“Auralization,” the Technology That Lets You Listen to a Room Before It’s Built
Noise can cripple an environment, so acousticians are using immersive sound technology to more accurately predict and prevent a barrage of distractions.
In 2013, the Cambridge, Massachusetts–based consulting firm and sound specialist Acentech was presented with a big challenge. It had begun advising travel-industry tech client TripAdvisor on the construction of the company’s headquarters for hundreds of employees in Needham, outside Boston. The suburbs, in other words, where there aren’t many places nearby for those employees to grab lunch. So it was decided that everyone would be fed onsite in a giant, four-story atrium, which would double as an amphitheater for company-wide meetings. That decision presented a serious noise problem.
Compounding this clamor would be the highway that the space looked onto, I-95. A glass wall would be all that separated this atrium-slash-dining hall-slash-auditorium from the busiest interstate in the country. How to make all these factors palatable to the human ear, invisibly and on-budget?
Using a combination of software and a vast library of recordings, the Acentech team developed audio files that Baker Design Group, the architects of the 282,000-square-foot building, could use to predict the aural quality of the atrium ahead of construction. The designers were given audio renderings, or “auralizations,” of how different acoustic treatments might mitigate the racket from all the sound sources pouring into the space—I-95, the cafeteria’s kitchen, the atrium’s PA system, HVAC blowers, and hundreds of human voices.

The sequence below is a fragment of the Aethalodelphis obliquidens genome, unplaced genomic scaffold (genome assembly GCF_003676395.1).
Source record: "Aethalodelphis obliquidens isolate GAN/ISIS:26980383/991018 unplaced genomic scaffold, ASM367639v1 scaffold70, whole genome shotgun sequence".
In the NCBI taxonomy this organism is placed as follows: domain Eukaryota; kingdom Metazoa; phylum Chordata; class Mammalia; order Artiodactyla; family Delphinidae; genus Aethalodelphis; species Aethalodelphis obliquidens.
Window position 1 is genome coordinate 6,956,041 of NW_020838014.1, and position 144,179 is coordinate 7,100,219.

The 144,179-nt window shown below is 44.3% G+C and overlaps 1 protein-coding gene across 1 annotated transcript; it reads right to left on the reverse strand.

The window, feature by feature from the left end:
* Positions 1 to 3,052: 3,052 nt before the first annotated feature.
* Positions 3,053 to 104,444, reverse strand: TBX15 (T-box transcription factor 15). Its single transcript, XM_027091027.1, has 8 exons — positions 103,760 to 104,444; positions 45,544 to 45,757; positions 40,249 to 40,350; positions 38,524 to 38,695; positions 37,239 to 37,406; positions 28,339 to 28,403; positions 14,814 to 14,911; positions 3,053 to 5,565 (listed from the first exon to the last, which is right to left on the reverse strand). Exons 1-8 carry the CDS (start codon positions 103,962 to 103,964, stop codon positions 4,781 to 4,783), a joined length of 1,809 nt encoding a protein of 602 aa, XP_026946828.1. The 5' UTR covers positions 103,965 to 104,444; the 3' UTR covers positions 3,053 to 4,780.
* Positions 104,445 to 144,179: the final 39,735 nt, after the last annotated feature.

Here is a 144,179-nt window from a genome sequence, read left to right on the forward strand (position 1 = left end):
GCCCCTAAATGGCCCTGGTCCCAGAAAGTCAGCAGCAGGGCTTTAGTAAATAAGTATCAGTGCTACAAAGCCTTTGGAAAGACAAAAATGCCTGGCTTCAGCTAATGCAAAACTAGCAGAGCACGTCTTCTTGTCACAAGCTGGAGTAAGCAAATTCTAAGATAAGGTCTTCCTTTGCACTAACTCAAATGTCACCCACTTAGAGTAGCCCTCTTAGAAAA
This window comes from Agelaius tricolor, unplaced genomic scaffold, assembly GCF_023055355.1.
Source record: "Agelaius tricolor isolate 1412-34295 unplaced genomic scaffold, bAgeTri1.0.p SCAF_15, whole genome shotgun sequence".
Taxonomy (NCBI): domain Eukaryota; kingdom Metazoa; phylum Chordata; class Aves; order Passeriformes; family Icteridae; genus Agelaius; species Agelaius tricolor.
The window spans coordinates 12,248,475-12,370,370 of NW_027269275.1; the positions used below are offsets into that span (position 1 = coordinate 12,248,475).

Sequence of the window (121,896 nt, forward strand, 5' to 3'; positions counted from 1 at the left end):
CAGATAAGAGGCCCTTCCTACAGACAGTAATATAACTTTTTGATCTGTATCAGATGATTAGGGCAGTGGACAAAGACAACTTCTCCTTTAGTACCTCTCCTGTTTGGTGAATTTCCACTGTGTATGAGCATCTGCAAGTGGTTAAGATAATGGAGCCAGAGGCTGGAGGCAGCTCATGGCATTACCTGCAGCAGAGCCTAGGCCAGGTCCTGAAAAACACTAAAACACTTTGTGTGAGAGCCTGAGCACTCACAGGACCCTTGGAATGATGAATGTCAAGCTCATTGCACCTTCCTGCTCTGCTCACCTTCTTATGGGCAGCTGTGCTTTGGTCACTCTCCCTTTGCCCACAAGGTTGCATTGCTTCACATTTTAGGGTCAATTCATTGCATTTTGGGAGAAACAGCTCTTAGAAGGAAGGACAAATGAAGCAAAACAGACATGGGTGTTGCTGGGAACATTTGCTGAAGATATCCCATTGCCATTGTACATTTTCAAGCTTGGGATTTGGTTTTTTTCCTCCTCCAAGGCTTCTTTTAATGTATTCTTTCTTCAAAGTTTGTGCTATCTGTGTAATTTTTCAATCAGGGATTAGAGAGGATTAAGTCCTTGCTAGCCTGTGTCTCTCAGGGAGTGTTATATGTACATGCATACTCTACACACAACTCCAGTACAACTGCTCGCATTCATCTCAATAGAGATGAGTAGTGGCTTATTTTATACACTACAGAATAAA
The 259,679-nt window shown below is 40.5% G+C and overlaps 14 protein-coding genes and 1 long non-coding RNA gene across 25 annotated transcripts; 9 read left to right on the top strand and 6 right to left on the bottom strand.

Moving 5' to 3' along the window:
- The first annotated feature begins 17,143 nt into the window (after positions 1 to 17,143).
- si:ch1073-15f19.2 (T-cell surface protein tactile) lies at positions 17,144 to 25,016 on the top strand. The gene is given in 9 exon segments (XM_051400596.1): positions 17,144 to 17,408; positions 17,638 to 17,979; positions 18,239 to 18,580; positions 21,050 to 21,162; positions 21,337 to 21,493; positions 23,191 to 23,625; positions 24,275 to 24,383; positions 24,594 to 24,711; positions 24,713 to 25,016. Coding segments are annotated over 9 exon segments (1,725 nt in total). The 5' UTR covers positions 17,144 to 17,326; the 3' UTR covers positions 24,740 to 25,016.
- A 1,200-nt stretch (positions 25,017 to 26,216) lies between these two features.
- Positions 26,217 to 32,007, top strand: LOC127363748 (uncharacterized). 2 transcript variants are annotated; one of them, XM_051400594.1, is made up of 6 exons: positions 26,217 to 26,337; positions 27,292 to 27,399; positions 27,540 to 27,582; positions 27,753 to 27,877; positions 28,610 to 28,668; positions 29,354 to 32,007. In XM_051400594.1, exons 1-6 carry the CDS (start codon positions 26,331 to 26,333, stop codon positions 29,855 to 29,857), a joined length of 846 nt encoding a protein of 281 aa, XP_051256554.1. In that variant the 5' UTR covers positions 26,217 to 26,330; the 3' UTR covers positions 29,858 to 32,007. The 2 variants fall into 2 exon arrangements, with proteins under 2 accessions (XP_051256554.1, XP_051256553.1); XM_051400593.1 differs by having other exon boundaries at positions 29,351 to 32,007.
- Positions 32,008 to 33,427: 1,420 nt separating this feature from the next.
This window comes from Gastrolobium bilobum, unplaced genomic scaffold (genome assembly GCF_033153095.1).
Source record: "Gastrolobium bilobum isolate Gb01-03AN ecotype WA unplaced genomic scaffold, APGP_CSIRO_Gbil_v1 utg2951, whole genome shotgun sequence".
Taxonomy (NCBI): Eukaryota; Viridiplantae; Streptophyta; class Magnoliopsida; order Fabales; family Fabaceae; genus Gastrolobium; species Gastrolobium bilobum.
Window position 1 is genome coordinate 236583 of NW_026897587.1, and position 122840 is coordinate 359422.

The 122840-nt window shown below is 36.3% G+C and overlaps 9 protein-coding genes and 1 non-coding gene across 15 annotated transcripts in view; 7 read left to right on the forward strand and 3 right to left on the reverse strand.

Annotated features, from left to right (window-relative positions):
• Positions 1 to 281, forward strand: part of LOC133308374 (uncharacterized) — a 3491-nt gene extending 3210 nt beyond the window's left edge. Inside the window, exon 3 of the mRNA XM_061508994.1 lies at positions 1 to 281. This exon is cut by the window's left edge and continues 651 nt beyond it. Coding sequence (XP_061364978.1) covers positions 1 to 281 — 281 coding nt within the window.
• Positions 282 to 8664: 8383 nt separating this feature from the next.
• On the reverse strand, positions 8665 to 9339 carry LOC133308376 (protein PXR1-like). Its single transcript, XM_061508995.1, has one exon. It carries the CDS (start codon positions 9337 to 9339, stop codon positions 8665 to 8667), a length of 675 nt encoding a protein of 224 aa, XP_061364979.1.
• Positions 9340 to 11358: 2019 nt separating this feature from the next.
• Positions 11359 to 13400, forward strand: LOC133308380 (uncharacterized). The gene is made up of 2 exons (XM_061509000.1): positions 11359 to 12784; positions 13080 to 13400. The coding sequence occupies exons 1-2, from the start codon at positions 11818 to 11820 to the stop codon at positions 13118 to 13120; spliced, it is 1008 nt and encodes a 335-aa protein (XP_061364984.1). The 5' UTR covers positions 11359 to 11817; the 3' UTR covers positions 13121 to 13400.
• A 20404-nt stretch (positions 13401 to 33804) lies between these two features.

Based on that predictive experience, designers made educated decisions about how to temper the glass wall and which acoustic materials to employ in the atrium’s side walls and ceiling. Today, 800 employees have lunch in the cavernous room on a daily basis, and no one complains about noise. They just sit, eat, and catch up, unaware of the amount of planning that went into developing that easy-going space. “So much of what we do is invisible, but it makes a huge difference,” says Acentech sound scientist Matt Azevedo.
Acentech, which creates auralizations in its 536-square-foot “3DListening” room, is one of a number of acoustic consulting and engineering companies who are experimenting with immersive sound experiences to help clients understand and resolve the noise challenges they face. The process is time-consuming and not particularly cheap, but as Acentech director of architectural acoustics Ben Markham notes, it is far more cost effective than trying to fix severe audio problems after a building has already opened. “It’s much easier to do it right the first time. Our job is to look at an architect’s first sketch of a recital hall, for example, and say, ‘The ceiling needs to be raised. Oh, and by the way, this building is right in the flight path of Logan airport.’”
Markham and Azevedo, who joke that they are terrible people to eat out with because they hear (and point out) every last bit of din in a restaurant, have advised architects on corporate complexes, high-tech labs, multifamily housing projects, civic spaces, and performing arts facilities. Like other acoustic consultants around the U.S., they can propose treatments based on their experience-refined instincts. But what their auralizations do is help convince clients to take their advice on matters that aren’t as simply conceptualized or conveyed as form or color—judging when noise becomes detrimental to a space.